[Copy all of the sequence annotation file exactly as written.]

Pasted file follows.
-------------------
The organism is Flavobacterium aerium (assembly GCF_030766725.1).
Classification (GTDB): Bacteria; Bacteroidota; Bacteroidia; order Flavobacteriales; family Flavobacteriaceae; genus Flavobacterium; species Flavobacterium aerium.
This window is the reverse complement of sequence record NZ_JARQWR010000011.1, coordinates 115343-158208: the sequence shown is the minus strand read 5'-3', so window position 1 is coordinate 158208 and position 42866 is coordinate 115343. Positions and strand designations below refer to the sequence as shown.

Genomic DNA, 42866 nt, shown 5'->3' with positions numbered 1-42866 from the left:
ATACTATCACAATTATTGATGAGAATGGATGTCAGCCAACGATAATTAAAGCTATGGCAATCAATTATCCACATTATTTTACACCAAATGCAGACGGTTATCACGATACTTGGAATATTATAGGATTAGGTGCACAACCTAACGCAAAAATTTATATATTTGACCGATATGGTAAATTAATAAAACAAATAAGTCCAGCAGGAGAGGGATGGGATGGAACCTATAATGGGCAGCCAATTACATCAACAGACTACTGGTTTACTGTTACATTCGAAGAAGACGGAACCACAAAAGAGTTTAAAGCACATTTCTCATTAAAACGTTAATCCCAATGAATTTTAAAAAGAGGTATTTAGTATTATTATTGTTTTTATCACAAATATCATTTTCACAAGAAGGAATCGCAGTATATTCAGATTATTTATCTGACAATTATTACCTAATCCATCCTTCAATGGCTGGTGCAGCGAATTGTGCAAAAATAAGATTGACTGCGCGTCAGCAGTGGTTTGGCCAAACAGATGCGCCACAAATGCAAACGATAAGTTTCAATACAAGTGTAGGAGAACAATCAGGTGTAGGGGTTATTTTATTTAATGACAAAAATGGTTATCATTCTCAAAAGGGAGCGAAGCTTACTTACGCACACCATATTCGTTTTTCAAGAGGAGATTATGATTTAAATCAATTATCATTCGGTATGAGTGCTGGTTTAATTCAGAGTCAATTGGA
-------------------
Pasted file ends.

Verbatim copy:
The organism is Flavobacterium aerium (assembly GCF_030766725.1).
Classification (GTDB): Bacteria; Bacteroidota; Bacteroidia; order Flavobacteriales; family Flavobacteriaceae; genus Flavobacterium; species Flavobacterium aerium.
This window is the reverse complement of sequence record NZ_JARQWR010000011.1, coordinates 115343-158208: the sequence shown is the minus strand read 5'-3', so window position 1 is coordinate 158208 and position 42866 is coordinate 115343. Positions and strand designations below refer to the sequence as shown.

Genomic DNA, 42866 nt, shown 5'->3' with positions numbered 1-42866 from the left:
ATACTATCACAATTATTGATGAGAATGGATGTCAGCCAACGATAATTAAAGCTATGGCAATCAATTATCCACATTATTTTACACCAAATGCAGACGGTTATCACGATACTTGGAATATTATAGGATTAGGTGCACAACCTAACGCAAAAATTTATATATTTGACCGATATGGTAAATTAATAAAACAAATAAGTCCAGCAGGAGAGGGATGGGATGGAACCTATAATGGGCAGCCAATTACATCAACAGACTACTGGTTTACTGTTACATTCGAAGAAGACGGAACCACAAAAGAGTTTAAAGCACATTTCTCATTAAAACGTTAATCCCAATGAATTTTAAAAAGAGGTATTTAGTATTATTATTGTTTTTATCACAAATATCATTTTCACAAGAAGGAATCGCAGTATATTCAGATTATTTATCTGACAATTATTACCTAATCCATCCTTCAATGGCTGGTGCAGCGAATTGTGCAAAAATAAGATTGACTGCGCGTCAGCAGTGGTTTGGCCAAACAGATGCGCCACAAATGCAAACGATAAGTTTCAATACAAGTGTAGGAGAACAATCAGGTGTAGGGGTTATTTTATTTAATGACAAAAATGGTTATCATTCTCAAAAGGGAGCGAAGCTTACTTACGCACACCATATTCGTTTTTCAAGAGGAGATTATGATTTAAATCAATTATCATTCGGTATGAGTGCTGGTTTAATTCAGAGTCAATTGGA